Trigger Warning: As a former resident of 11 Butler Crescent NW, where on a Tuesday morning, April 15, 2014, an immense tragedy occurred, I humbly, and solemnly offer an outsider perspective, with all due respect to the victims, and their families.

11 Butler Crescent NW was better known as Butler Mansion to those who lived there, as I had known it from 2009-2010, and afterwards on visiting friends who held down the fort. As this now-infamous address is to be forever known for the Calgary police chief’s recent, devastating confirmation: “worst mass murder in Calgary’s history”, I intend to offer a brief history of the Butler Mansion, as it was in its heyday.

When I first heard about the tragedy, now far from Calgary, a city I had called home for nearly six years, I felt a kind of shock that I had never quite experienced ever before. The shock had an eerie effect, a creeping symptom that others maybe face who have been intimate with death, of knowing all too well the scene of a violent crime. As I lay in bed, a spring snow lit upon the islands of New York City outside my window, my mind coursed through the venous hallways of Butler Mansion, wondering, why, how, where, when, who… and remaining at a loss. Yet, before the loss that reverberates through the hearts of the victims’ families, and friends, and to all Calgarians, and Canadians, I remain humbled.

As a student at the University of Calgary, returning from a momentous study abroad experience in Peru during the summer of 2009, I first walked into Butler Mansion with dirt-stained, sandal-worn toes. “You’ve been to Cairo?” I was asked. Immediately, I could tell this house was special, and not everyone was allowed in, as there was a fervent interview process among the eldest of roomies. “I like Mississippi John Hurt,” we concurred, on a resounding, musical note. Later, I scanned a paper written by my interviewer, a stunningly erudite account on the life of Hungarian composer Béla Bartók. This roomie in particular would soon prove a lifelong friend.

Another of the elder-roomie duo spoke of the embedded fortuity for those who take up residence at Butler Mansion, that good things would happen to people living there, that they would experience pearls of triumph in the midst of their transient lives. That young man, who stood watch over the ever-changing roomies who revolved as often as the doors at Radio City Hall, was right. My first interviewer showed up that day with a brand new acoustic Martin guitar that he had won, valued at over $6,000. I would leave Butler Mansion on my way back to Cairo, Egypt the following summer after winning what continues to be one of the proudest research grants I’ve received in my young life.

One day, a note was attached to my room door at Butler, placed there by the still-true girlfriend of my now lifelong friend, and former roomie. She often graced Butler Mansion with her special talent as a painter, and artist, spending summer days outside vibrantly, and skillfully coloring a large canvas that befitted a makeshift tipi. That afternoon, the note on my door directed me to Prince’s Island Park, to listen to a musician who would later become my loving wife.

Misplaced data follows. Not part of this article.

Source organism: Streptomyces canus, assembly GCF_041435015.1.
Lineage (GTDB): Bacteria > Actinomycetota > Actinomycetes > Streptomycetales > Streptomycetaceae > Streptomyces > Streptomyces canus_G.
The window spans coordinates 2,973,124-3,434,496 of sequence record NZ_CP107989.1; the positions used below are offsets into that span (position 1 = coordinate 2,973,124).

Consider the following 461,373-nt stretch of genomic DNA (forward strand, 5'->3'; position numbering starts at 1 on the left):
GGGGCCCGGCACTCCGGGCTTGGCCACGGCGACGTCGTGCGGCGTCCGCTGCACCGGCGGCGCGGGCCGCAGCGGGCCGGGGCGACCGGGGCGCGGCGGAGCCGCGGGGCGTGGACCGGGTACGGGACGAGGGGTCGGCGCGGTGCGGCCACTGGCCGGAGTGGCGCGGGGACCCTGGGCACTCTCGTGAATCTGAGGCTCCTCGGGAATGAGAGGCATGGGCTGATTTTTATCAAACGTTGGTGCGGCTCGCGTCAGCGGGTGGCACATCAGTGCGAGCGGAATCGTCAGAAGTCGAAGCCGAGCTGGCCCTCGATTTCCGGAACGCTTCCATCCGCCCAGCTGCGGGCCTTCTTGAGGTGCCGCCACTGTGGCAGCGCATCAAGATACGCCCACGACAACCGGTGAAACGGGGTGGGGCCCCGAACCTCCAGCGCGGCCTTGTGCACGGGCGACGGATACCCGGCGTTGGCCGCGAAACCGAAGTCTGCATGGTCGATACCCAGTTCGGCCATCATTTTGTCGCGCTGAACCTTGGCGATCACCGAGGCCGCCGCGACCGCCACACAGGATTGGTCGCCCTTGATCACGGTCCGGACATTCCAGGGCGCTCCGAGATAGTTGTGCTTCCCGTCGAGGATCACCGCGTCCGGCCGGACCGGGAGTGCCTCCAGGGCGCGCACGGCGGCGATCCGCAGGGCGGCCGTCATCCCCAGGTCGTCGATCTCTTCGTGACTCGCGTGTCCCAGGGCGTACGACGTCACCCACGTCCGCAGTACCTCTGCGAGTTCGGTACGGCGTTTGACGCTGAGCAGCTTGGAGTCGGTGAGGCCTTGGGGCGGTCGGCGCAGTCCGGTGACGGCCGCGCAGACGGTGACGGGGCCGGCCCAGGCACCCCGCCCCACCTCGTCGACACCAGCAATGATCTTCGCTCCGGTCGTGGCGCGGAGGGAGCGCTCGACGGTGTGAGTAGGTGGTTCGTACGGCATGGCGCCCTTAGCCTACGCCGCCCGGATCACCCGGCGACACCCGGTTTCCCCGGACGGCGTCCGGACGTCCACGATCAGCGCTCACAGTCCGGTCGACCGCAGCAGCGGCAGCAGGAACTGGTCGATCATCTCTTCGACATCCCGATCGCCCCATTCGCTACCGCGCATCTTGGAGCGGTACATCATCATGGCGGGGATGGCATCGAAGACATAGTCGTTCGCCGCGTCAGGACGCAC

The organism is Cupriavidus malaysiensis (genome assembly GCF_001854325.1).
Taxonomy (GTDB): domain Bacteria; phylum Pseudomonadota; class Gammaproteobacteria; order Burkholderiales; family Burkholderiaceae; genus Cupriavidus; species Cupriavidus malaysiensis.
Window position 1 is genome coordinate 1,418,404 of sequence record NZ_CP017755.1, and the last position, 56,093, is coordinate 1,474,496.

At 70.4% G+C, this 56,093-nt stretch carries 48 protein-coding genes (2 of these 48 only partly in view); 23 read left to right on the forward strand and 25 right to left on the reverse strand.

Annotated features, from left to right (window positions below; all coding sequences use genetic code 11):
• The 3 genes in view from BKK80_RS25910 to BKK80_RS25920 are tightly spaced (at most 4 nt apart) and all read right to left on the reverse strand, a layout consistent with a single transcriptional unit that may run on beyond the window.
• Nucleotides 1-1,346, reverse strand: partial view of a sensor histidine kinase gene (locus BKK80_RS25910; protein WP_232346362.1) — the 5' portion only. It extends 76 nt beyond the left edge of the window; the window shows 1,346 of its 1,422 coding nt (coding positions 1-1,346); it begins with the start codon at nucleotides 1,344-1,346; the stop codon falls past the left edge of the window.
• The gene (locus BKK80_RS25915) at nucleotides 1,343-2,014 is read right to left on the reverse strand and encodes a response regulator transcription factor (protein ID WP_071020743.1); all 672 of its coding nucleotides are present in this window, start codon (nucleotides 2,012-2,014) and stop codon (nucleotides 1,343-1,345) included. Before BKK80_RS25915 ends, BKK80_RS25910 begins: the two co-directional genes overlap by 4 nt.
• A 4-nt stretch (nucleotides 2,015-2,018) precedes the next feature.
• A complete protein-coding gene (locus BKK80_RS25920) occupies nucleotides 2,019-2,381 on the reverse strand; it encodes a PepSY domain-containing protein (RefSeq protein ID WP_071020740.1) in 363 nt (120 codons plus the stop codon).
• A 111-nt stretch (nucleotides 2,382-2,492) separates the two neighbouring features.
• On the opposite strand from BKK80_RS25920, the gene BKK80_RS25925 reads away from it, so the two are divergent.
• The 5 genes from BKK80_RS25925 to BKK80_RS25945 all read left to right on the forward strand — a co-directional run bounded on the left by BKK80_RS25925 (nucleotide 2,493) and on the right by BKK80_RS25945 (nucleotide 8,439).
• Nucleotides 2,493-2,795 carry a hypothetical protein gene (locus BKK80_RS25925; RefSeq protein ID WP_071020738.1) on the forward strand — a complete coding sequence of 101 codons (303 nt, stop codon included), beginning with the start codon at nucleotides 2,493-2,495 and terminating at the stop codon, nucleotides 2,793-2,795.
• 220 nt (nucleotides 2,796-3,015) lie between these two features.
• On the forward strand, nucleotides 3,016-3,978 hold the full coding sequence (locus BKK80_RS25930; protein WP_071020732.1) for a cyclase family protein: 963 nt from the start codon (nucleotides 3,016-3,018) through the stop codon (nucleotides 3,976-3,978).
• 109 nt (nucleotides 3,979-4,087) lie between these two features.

Butler Mansion was essentially a positive, and creative place where people from all walks of life in Calgary, and truly, from all over the world gathered, to enjoy themselves. Abidingly, every age group attended the nightly gatherings, whether in their sixties, or yet to enter pre-school. Mexicans, Australians, Japanese, and Canadians from across the country called Butler Mansion home, as the night opened its doors to Latin American fiestas, to sushi dinners, vegan barbecues, and literally tubs of sangria. It was the kind of place that would naturally harbor the likes of the late, beloved musicians Zackariah Rathwell and Josh Hunter, where world music jams, and folk songwriters would share in harmonies, where painters would paint together over the same canvas, where conversations between roomies, and strangers alike went on seemingly endlessly. And finally, it was a place of refuge, of rest, and also of mourning.

One weekend, as I left Butler Mansion to visit a friend in Red Deer, my Great Uncle passed away. I did not mourn until I returned home to my cozy basement suite in the Butler Mansion, when I lit a stick of incense, and watched the thick smoke waft through a small rectangular window at the top of the western wall under the ceiling, and saw a rainbow. In that moment, I knew my Great Uncle made it safely into the beyond, and began to weep profusely, to mourn utterly, in the arms of my future wife.

To all of the people who are now mourning the deaths of Lawrence Hong, Josh Hunter, Zackariah Rathwell, Kaiti Perras and Jordan Segura, my sincerest sympathies.